Multiple pressure regulators

We are looking at using many pistons and solenoids this season and don’t want them all to work (but some of them) at 60psi, more like 20psi or 30psi. If we were to have a pressure regulator controlling the overall working pressure at 60psi can we then have multiple downstream controlling the pressure going to one or more solenoids at a lower pressure say 25psi, then a higher pressure regulator at 50psi and another working at the original 60psi? Let us know if this is legal.

 FRC Team 2906

R82 allows “pressure regulators” (note the plural).

R88 limits what is on the High Pressure side. Nothing limits R82 parts on the low pressure side.

The interesting question would be: Can you have multiple pressure regulators, each regulating high pressure down to various working pressures. R88 seems to assume only one regulator on the high pressure side.

Yes, multiple regulators are allowed, so long as they comply with the pneumatic standards. They can also be placed anywhere.

Although, you may not want to use a pressure regulator. If you’re worried about breaking your robot or the field in some fashion, there are alternatives. We’ve had great success with flow regulators, which limit the flow of air into a piston, slowing it down, but not limiting the overall force. This would slow down the entire movement of the piston, but would probably be similar to running the pistons at a lower pressure (speed wise).

You can also look into using adjustable cushion pistons. I know that most Bimba pistons have no dampening or partial plastic dampeners at the end of each stroke. Festo pistons have many options for cushioning, ranging from automatically adjusting air cushions, soft plastic internal cushions, or even manually adjustable air cushions.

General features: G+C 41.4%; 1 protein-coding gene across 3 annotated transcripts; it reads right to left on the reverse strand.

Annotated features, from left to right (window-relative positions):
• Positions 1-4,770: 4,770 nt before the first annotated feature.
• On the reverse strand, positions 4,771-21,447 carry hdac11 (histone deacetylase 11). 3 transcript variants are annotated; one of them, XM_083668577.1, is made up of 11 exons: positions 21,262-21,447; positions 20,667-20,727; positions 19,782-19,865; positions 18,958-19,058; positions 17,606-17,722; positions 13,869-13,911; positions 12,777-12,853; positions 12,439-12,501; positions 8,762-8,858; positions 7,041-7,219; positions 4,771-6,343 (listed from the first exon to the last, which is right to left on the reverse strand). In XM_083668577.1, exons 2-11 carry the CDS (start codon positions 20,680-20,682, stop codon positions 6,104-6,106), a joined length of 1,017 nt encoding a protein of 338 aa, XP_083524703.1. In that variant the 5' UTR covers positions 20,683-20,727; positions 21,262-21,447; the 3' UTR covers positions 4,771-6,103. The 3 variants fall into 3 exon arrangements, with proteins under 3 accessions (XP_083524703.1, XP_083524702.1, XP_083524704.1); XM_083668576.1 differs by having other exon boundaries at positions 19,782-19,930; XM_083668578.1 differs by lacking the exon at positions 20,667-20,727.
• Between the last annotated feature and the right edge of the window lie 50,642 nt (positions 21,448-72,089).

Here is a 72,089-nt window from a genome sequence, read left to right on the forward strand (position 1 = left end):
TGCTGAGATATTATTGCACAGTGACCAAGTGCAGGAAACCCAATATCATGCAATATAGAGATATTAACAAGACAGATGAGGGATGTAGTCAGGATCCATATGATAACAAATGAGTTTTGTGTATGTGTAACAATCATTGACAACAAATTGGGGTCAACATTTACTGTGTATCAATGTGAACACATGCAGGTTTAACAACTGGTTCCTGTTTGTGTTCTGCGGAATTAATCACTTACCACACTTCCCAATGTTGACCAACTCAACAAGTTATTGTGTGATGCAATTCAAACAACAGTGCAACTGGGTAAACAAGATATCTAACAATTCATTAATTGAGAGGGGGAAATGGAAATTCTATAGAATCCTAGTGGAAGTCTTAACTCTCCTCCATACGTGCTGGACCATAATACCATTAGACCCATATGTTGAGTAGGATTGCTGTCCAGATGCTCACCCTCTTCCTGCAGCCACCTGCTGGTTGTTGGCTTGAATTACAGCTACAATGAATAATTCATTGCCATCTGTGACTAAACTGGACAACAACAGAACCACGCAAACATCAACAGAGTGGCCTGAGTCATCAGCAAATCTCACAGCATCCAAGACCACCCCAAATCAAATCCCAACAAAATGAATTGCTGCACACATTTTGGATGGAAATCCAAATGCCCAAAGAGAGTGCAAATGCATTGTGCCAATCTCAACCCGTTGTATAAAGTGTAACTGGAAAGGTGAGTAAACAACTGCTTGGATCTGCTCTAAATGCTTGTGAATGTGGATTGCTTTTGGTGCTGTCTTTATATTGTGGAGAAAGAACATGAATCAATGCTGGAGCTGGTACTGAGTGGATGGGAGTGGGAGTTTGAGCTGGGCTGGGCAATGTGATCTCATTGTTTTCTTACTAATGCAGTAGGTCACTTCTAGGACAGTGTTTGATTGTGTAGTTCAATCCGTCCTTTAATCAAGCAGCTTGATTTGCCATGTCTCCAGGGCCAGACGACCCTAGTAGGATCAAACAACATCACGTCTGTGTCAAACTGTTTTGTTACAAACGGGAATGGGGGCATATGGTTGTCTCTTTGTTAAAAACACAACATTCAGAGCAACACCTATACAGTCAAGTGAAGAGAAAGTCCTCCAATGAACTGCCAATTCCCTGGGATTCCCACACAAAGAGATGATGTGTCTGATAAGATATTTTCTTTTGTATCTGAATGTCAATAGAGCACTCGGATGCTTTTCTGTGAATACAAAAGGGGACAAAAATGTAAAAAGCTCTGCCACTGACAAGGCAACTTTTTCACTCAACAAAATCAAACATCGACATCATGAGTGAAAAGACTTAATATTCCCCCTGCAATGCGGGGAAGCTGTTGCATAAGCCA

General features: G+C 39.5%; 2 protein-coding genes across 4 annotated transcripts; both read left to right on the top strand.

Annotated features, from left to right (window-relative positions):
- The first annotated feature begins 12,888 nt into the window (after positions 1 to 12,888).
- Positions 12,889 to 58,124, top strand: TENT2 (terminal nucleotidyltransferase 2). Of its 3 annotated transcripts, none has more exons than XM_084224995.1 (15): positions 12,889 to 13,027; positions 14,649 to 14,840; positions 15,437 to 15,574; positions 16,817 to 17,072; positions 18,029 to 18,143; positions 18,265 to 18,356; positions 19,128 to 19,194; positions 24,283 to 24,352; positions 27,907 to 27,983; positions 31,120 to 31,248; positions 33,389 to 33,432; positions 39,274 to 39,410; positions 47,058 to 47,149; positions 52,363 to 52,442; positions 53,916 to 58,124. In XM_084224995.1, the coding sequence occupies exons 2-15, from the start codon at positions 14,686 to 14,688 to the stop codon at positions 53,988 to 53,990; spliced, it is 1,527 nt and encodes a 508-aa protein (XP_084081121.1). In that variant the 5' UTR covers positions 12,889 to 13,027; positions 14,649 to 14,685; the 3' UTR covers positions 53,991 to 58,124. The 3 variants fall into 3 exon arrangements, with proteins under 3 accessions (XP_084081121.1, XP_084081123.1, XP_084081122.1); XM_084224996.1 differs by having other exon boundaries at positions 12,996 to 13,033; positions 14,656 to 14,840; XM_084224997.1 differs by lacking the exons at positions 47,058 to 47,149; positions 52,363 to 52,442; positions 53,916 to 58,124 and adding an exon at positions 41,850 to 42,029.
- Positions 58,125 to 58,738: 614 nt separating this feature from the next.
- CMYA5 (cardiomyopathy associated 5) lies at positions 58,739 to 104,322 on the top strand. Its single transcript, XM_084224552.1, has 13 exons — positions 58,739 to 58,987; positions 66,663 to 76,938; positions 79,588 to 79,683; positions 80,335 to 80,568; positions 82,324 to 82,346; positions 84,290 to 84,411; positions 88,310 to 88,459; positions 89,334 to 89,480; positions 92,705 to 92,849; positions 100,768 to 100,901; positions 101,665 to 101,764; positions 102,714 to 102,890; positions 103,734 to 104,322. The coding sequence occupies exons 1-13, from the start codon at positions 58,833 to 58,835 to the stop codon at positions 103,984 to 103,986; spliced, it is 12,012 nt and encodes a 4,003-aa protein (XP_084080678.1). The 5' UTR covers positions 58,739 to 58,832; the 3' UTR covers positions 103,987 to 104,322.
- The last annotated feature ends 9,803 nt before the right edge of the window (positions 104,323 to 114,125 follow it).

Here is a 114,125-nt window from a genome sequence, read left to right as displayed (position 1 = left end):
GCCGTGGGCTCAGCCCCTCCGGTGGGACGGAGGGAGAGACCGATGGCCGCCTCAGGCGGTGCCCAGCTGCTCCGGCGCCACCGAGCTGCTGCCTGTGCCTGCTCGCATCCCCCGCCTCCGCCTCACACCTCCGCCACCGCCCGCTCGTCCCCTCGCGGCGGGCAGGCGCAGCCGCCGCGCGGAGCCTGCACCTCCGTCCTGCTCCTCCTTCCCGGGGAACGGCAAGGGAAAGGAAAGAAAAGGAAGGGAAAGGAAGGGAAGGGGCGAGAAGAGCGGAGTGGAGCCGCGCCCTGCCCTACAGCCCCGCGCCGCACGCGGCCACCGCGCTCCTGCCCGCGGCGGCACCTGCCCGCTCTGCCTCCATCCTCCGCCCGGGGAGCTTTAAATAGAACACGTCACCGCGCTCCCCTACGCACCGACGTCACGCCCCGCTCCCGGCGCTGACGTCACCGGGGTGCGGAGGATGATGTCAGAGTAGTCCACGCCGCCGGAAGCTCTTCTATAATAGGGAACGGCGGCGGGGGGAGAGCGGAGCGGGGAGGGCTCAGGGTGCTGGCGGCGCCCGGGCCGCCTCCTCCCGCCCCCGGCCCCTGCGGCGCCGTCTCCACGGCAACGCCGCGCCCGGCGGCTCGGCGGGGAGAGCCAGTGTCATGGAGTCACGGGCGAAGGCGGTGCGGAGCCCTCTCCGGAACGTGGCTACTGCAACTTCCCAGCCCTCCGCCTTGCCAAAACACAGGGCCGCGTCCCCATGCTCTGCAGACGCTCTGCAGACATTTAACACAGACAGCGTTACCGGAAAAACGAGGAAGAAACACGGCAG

This year, we opted to get the manually adjustable air cushions. I believe that they use an internal check valve that cushions the piston in one direction at each end. basically, when going from in to out, the speed is not slowed down at the beginning and the middle of the stroke, and is slowed as it reaches the end. But at the same time, it does not dampen the movement as it moves inward from the extended position, and only cushions as it approaches the fully inward position.

The manually adjustable cushions are controlled by a set screw, recessed in the piston housing. Turning this will change the overall strength of the cushion and its effective dampening distance within the internal stroke.

From my understanding, Festo pistons are one of the only such customizable pistons readily available to FRC teams. Standard configurations include many strokes and bores and include all dampening options except no dampener. Pistons also have an optional internal position sensor (effectively a linear potentiometer), but I can divulge further at a different time.

Standard configs usually ship in 1-2 days, custom one’s ship at a similar schedule from Germany.

Sorry if it’s coming off like I’m one of their reps or something, I’m just a senior who loves their quality products :stuck_out_tongue:

Also be sure to note how much air you are using for each of the pistons and solenoids and also try to run the the full 2:30 match using pistons/solenoids to make sure you can handle a match for the whole duration.